053J.jpg (27158 bytes) New York Architecture Images- Lower Manhattan



Trowbridge & Livingston, Clients/Developers:Bankers Trust Company

addition 1933 Shreve & Lamb


16 Wall Street at Nassau Street. 




Neo-Classicism 2


163,9m / 539.0ft, 37 floors, light grey granite


Office Building


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The pyramidel top of the building is modeled on the tom of Mausolus at Halicarnassus (355 - 350 BC)

The office tower, located at the northwest corner of Wall, Nassau and Broad Streets - the most famous intersection in business history - is the product of a long cycle of construction and reconstruction that tells a story about the intersection of the architectural, engineering, business and real estate forces that have shaped New York City.

Long occupied by commercial uses, the value of the lot at the corner of Wall and Nassau Streets rose more than tenfold by 1896 when the owners decided to replace a 6-story structure, the Union Building, with a 300-foot tall tower. The slender Gillender Building - then fourth tallest in the city - rose 22 stories on a site of only 26 x 73 feet.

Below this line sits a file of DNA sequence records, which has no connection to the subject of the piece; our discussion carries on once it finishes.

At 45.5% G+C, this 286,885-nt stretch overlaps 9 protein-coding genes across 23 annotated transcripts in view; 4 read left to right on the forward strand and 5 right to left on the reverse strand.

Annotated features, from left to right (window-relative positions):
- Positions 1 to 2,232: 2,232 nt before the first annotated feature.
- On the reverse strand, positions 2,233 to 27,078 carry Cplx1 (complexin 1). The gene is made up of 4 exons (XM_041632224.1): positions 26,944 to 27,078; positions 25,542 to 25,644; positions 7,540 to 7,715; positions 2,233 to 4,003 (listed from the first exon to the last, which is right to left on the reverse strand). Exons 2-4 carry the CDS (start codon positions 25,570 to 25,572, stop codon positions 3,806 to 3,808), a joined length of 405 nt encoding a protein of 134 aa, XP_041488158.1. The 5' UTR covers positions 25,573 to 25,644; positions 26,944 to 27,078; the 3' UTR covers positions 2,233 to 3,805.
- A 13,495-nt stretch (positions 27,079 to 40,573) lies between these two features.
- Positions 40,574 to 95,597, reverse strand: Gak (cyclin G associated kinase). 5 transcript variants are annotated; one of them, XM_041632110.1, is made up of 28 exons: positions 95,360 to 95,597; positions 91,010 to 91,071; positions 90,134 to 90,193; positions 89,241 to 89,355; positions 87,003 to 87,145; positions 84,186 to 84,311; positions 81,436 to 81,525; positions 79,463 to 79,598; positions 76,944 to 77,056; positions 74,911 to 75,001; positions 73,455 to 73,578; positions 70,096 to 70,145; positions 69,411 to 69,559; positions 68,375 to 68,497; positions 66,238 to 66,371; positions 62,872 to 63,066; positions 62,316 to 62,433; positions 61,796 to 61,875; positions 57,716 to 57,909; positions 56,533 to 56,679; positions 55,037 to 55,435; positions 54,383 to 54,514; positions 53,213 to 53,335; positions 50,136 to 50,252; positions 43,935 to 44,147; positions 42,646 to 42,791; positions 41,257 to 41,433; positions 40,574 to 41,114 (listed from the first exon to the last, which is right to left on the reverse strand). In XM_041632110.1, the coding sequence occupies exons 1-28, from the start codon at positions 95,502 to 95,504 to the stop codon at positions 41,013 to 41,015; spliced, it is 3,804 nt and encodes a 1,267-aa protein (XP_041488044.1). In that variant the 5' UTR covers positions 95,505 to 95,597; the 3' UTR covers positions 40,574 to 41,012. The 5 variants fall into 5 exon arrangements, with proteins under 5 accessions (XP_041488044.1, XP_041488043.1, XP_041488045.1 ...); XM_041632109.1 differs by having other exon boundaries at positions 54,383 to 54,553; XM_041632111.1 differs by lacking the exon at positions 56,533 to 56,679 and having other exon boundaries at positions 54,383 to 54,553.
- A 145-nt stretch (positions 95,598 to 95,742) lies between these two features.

Twelve years later the building and lot were sold to the Manhattan Trust Company for the highest price ever recorded in Manhattan: over $800 a square foot, according to the New York Times. The same year, the Bankers Trust Company, which absorbed the Manhattan Trust, negotiated a lease on the adjoining L-shaped lot, home to the 7-story Stevens Building. The company decided to replace the Gillender - then the tallest building ever razed - and the Stevens with a much larger structure on a combined lot of 93 x 96 feet. At 41-stories, the new building was the tallest banking building in the world when it opened in 1912.

Fewer than 20 years later, the Bankers Trust Company expanded yet again by acquiring three additional neighbors: the 8-story Astor Building at 10 Wall Street and 9 Pine Street, the 10-story 7 Pine Street, and the turn-of-the-century Hanover National Bank. Rather than start from scratch again, the company opted to construct an annex to the original tower, designed by Shreve, Lamb and Harmon, architects of the Empire State Building. This L-shaped Art Deco annex more than tripled the building's rentable area.

Today the exterior of the Bankers Trust Building remains unchanged and, as a protected landmark, will do so in perpetuity.